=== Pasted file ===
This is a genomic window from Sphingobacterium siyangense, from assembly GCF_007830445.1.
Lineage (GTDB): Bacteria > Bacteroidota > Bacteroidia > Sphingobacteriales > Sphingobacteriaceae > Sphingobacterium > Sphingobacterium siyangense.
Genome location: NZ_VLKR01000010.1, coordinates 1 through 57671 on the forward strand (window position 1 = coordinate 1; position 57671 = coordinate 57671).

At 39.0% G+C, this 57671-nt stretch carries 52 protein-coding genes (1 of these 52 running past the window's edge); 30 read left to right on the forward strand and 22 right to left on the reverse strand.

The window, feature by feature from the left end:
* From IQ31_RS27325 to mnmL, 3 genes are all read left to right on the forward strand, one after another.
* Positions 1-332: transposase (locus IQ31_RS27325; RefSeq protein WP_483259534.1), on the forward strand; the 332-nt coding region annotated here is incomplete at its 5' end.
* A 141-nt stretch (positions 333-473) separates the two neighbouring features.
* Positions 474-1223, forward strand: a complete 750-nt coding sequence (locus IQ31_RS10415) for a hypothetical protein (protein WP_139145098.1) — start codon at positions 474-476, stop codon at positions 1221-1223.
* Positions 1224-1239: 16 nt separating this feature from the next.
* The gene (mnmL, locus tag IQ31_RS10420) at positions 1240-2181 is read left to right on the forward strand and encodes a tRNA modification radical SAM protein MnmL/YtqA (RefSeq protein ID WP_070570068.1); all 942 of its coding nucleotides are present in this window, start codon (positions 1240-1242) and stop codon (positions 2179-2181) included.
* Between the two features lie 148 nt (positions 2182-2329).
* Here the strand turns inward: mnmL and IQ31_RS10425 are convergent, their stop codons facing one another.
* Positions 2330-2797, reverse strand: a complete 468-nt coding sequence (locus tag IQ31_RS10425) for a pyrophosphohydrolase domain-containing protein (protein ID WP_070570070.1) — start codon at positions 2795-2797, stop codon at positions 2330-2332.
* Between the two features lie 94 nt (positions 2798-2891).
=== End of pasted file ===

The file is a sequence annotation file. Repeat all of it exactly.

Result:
This is a genomic window from Sphingobacterium siyangense, from assembly GCF_007830445.1.
Lineage (GTDB): Bacteria > Bacteroidota > Bacteroidia > Sphingobacteriales > Sphingobacteriaceae > Sphingobacterium > Sphingobacterium siyangense.
Genome location: NZ_VLKR01000010.1, coordinates 1 through 57671 on the forward strand (window position 1 = coordinate 1; position 57671 = coordinate 57671).

At 39.0% G+C, this 57671-nt stretch carries 52 protein-coding genes (1 of these 52 running past the window's edge); 30 read left to right on the forward strand and 22 right to left on the reverse strand.

The window, feature by feature from the left end:
* From IQ31_RS27325 to mnmL, 3 genes are all read left to right on the forward strand, one after another.
* Positions 1-332: transposase (locus IQ31_RS27325; RefSeq protein WP_483259534.1), on the forward strand; the 332-nt coding region annotated here is incomplete at its 5' end.
* A 141-nt stretch (positions 333-473) separates the two neighbouring features.
* Positions 474-1223, forward strand: a complete 750-nt coding sequence (locus IQ31_RS10415) for a hypothetical protein (protein WP_139145098.1) — start codon at positions 474-476, stop codon at positions 1221-1223.
* Positions 1224-1239: 16 nt separating this feature from the next.
* The gene (mnmL, locus tag IQ31_RS10420) at positions 1240-2181 is read left to right on the forward strand and encodes a tRNA modification radical SAM protein MnmL/YtqA (RefSeq protein ID WP_070570068.1); all 942 of its coding nucleotides are present in this window, start codon (positions 1240-1242) and stop codon (positions 2179-2181) included.
* Between the two features lie 148 nt (positions 2182-2329).
* Here the strand turns inward: mnmL and IQ31_RS10425 are convergent, their stop codons facing one another.
* Positions 2330-2797, reverse strand: a complete 468-nt coding sequence (locus tag IQ31_RS10425) for a pyrophosphohydrolase domain-containing protein (protein ID WP_070570070.1) — start codon at positions 2795-2797, stop codon at positions 2330-2332.
* Between the two features lie 94 nt (positions 2798-2891).